Thursday, October 22, 2009

Stocks, Inflation, Speculation, Desperation

The nominal rise in the stock market masks a brutal depreciation of purchasing power.

Frequent contributor Harun I. submitted a chart of the Dow Jones Industrial Average from 1897 to the present. This is of course priced in nominal (not adjusted for inflation) dollars. Curious about what the chart would look like adjusted for inflation, I asked Harun if he could conjure up such a chart, and he kindly produced an inflation-adjusted Dow.

Now before we look at the charts, we should note the many ways both the Dow and the rate of inflation have been massaged (or manipulated); weak stocks are pulled from the Dow 30 and replaced with stronger companies, and inflation has generally been under-reported by tricks such as overweighting "owner's equivalent rent" (some 40% of of the CPI calculation) and other suspect methods of calculation.

Be that as it may, the charts paint an unambiguous picture of a tremendous loss of purchasing power in the stock market as reflected by the Dow 30. We start with the nominal Dow, with a 200-month simple moving average line.

Click on chart for a larger version in a new browser window.

Next up, the Dow adjusted for inflation.

Click on chart for a larger version in a new browser window.

Notice how the inflation-adjusted price actually touched the 1966 high.

Even though stocks traded sideways during the 1967-1982 Bear market, adjusted for inflation the Dow lost a tremendous amount of purchasing power.

The recent nominal high in 2007 is revealed as no more than a double top when adjusted for inflation.

Next, the Dow -gold ratio (the Dow priced in gold).

Click on chart for a larger version in a new browser window.

Priced in gold, the Dow returned to 1987 levels of valuation.

These charts make me wonder if the rampant speculation we see in every layer of the economy isn't just a reflection of (normal) human greed but a reflection of a desperation to catch up/not fall behind. In other words, investing "for the long run" hasn't increased purchasing power as much as nominal prices suggest. Perhaps people sense they're falling behind in actual purchasing value of their money and assets, and as wages have actually dropped for most workers since 1973, then the loss of purchasing power is in effect doubled.

Sensing that they are falling behind, perhaps people are stepping up to the roulette wheel in a desperate bid to catch up and restore the purchasing power of their money and assets.

There is no gambler more desperate than the one who has lost a number of bets. It is not greed driving his betting so much as a desperation to recover what has been lost. Perhaps that is the underlying zeitgeist of the U.S. real estate and financial markets alike.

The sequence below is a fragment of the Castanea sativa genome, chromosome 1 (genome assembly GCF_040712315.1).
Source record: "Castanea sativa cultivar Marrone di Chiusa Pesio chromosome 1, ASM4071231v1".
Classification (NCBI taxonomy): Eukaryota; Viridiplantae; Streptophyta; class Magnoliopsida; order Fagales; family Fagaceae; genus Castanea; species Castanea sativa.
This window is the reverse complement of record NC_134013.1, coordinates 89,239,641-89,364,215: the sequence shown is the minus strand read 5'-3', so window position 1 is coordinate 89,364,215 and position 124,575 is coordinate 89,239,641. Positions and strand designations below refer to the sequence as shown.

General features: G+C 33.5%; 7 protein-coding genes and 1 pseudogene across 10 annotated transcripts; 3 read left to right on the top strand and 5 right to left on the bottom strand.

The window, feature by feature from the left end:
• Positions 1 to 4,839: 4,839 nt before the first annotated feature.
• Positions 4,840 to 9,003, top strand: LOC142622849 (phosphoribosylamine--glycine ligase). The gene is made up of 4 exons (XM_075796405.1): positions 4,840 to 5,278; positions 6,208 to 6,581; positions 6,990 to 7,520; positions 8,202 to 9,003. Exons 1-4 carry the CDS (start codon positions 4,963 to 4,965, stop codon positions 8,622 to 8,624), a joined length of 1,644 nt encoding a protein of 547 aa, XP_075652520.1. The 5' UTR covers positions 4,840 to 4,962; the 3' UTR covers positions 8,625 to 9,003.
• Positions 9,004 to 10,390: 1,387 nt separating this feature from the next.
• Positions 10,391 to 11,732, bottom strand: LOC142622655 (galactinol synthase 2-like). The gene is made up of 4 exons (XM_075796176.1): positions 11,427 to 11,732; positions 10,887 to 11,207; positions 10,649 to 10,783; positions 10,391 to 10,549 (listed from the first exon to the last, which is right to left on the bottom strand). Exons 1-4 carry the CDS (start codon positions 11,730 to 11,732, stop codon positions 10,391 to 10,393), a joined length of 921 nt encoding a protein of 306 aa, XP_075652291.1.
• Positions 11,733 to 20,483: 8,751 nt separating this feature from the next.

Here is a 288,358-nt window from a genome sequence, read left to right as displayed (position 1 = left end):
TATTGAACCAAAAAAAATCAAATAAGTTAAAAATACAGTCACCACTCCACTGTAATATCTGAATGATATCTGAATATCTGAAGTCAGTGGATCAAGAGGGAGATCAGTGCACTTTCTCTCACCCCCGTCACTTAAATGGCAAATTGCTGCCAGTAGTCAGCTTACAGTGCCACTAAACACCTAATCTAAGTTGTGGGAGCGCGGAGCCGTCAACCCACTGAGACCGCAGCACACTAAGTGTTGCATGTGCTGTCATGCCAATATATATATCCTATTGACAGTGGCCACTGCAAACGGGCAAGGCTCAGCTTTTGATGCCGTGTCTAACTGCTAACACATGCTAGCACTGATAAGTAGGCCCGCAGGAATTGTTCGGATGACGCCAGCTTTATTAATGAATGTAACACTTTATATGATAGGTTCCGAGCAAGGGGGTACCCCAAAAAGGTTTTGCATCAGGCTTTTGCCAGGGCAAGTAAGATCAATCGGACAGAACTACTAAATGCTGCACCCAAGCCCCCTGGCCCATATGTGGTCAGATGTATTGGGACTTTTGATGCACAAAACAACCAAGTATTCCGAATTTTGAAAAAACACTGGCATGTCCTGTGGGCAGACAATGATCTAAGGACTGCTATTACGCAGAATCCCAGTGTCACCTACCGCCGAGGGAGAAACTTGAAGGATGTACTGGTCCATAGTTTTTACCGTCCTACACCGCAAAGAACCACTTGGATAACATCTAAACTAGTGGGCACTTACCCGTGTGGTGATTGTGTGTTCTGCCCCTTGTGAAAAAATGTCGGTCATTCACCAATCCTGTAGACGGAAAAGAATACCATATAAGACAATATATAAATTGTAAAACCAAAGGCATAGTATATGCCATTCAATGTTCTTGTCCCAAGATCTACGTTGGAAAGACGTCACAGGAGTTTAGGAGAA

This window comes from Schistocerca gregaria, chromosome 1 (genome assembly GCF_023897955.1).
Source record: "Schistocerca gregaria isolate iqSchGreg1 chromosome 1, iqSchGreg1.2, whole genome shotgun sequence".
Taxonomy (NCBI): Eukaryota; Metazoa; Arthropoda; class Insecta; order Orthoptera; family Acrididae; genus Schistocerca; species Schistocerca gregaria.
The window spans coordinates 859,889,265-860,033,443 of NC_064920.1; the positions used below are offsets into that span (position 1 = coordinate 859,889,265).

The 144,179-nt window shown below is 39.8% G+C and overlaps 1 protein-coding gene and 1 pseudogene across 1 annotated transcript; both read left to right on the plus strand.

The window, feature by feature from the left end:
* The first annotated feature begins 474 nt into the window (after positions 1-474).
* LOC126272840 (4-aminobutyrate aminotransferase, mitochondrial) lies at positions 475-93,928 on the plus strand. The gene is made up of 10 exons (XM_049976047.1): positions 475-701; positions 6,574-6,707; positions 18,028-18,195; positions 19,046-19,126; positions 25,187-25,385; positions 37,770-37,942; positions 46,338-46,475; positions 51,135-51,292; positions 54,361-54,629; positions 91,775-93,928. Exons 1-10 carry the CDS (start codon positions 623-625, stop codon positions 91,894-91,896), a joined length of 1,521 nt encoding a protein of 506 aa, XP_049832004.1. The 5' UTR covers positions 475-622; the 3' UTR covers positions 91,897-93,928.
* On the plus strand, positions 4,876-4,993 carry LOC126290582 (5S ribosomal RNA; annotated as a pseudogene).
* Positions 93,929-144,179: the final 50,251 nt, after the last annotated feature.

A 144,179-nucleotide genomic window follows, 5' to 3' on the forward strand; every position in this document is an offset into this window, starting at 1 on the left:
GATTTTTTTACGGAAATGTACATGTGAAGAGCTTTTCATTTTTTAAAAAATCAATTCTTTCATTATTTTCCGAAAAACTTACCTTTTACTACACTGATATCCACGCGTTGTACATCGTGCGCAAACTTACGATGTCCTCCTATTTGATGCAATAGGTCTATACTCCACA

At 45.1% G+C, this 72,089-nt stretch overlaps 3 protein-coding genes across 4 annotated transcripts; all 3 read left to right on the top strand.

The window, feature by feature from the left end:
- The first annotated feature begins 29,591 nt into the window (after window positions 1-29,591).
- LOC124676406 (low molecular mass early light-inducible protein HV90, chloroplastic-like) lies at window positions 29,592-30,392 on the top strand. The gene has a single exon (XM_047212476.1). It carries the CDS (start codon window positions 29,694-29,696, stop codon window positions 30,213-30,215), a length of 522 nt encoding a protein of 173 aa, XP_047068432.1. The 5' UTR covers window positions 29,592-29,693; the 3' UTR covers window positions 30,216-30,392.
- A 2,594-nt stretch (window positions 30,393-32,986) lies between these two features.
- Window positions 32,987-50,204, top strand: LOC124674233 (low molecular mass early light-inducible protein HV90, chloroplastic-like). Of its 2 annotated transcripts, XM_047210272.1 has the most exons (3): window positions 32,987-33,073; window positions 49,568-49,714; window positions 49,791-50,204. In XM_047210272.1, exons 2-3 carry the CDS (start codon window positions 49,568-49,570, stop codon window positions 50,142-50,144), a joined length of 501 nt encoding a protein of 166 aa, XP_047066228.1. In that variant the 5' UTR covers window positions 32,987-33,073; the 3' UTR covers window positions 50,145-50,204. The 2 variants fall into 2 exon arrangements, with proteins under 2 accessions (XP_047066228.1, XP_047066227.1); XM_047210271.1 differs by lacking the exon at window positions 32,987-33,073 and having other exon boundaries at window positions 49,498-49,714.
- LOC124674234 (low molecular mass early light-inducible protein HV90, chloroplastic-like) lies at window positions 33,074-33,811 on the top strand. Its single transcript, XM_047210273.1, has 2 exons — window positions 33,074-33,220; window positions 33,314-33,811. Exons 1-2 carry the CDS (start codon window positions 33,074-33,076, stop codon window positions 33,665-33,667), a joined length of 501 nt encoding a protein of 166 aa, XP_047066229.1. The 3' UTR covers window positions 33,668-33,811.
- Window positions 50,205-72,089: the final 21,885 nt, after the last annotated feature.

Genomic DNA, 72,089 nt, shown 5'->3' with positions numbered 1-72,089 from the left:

Permanent link: Stocks, Inflation, Speculation, Desperation

Check out my article in American Conservative Magazine No Easy Money: The case for raising interest rates.

You can also find my work on AOL's Daily Finance and Seeking Alpha.

If you want more troubling/revolutionary/annoying analysis, please read Free eBook now available: HTML version: Survival+: Structuring Prosperity for Yourself and the Nation (PDF version (111 pages): Survival+)

"Your book is truly a revolutionary act." Kenneth R.

Of Two Minds is now available via Kindle: Of Two Minds blog-Kindle

Thank you, Daniel R. ($20), for your much-appreciated generous donation to this site. I am greatly honored by your support and readership.

Terms of Service

All content on this blog is provided by Trewe LLC for informational purposes only. The owner of this blog makes no representations as to the accuracy or completeness of any information on this site or found by following any link on this site. The owner will not be liable for any errors or omissions in this information nor for the availability of this information. The owner will not be liable for any losses, injuries, or damages from the display or use of this information. These terms and conditions of use are subject to change at anytime and without notice.

Our Privacy Policy:
Correspondents' email is strictly confidential. The third-party advertising placed by Adsense, Investing Channel and/or other ad networks may collect information for ad targeting. Links for commercial sites are paid advertisements. Blog links on the site are posted at my discretion.

Our Commission Policy:
Though I earn a small commission on books and gift certificates purchased via links on my site, I receive no fees or compensation for any other non-advertising links or content posted on my site.

  © Blogger templates Newspaper III by 2008

Back to TOP